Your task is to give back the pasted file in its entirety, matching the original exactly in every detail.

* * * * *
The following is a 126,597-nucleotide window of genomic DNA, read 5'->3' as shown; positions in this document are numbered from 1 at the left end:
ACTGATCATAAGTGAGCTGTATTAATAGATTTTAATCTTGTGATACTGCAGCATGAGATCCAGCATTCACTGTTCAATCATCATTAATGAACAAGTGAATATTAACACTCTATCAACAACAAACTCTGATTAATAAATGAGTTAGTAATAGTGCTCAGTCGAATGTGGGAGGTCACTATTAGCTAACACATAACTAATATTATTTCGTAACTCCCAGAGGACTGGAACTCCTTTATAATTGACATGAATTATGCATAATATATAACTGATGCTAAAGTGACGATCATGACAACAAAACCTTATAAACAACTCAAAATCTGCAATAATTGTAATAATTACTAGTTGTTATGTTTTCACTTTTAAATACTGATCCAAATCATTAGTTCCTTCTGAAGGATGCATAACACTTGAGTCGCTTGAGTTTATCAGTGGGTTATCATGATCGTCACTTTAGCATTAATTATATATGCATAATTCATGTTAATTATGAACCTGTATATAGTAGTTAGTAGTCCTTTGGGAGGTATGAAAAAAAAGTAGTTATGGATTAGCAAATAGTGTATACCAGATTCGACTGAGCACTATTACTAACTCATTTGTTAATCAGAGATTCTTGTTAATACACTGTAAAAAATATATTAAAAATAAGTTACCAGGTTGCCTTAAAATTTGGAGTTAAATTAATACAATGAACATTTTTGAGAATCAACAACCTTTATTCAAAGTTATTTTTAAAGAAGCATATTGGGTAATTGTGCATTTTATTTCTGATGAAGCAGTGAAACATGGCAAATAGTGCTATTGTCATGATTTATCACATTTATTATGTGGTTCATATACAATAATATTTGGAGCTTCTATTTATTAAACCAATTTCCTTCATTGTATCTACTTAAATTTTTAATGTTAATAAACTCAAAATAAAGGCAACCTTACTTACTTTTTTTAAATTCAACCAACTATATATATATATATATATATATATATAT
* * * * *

The following is a 126,597-nucleotide window of genomic DNA, read 5'->3' as shown; positions in this document are numbered from 1 at the left end:
ACTGATCATAAGTGAGCTGTATTAATAGATTTTAATCTTGTGATACTGCAGCATGAGATCCAGCATTCACTGTTCAATCATCATTAATGAACAAGTGAATATTAACACTCTATCAACAACAAACTCTGATTAATAAATGAGTTAGTAATAGTGCTCAGTCGAATGTGGGAGGTCACTATTAGCTAACACATAACTAATATTATTTCGTAACTCCCAGAGGACTGGAACTCCTTTATAATTGACATGAATTATGCATAATATATAACTGATGCTAAAGTGACGATCATGACAACAAAACCTTATAAACAACTCAAAATCTGCAATAATTGTAATAATTACTAGTTGTTATGTTTTCACTTTTAAATACTGATCCAAATCATTAGTTCCTTCTGAAGGATGCATAACACTTGAGTCGCTTGAGTTTATCAGTGGGTTATCATGATCGTCACTTTAGCATTAATTATATATGCATAATTCATGTTAATTATGAACCTGTATATAGTAGTTAGTAGTCCTTTGGGAGGTATGAAAAAAAAGTAGTTATGGATTAGCAAATAGTGTATACCAGATTCGACTGAGCACTATTACTAACTCATTTGTTAATCAGAGATTCTTGTTAATACACTGTAAAAAATATATTAAAAATAAGTTACCAGGTTGCCTTAAAATTTGGAGTTAAATTAATACAATGAACATTTTTGAGAATCAACAACCTTTATTCAAAGTTATTTTTAAAGAAGCATATTGGGTAATTGTGCATTTTATTTCTGATGAAGCAGTGAAACATGGCAAATAGTGCTATTGTCATGATTTATCACATTTATTATGTGGTTCATATACAATAATATTTGGAGCTTCTATTTATTAAACCAATTTCCTTCATTGTATCTACTTAAATTTTTAATGTTAATAAACTCAAAATAAAGGCAACCTTACTTACTTTTTTTAAATTCAACCAACTATATATATATATATATATATATATATAT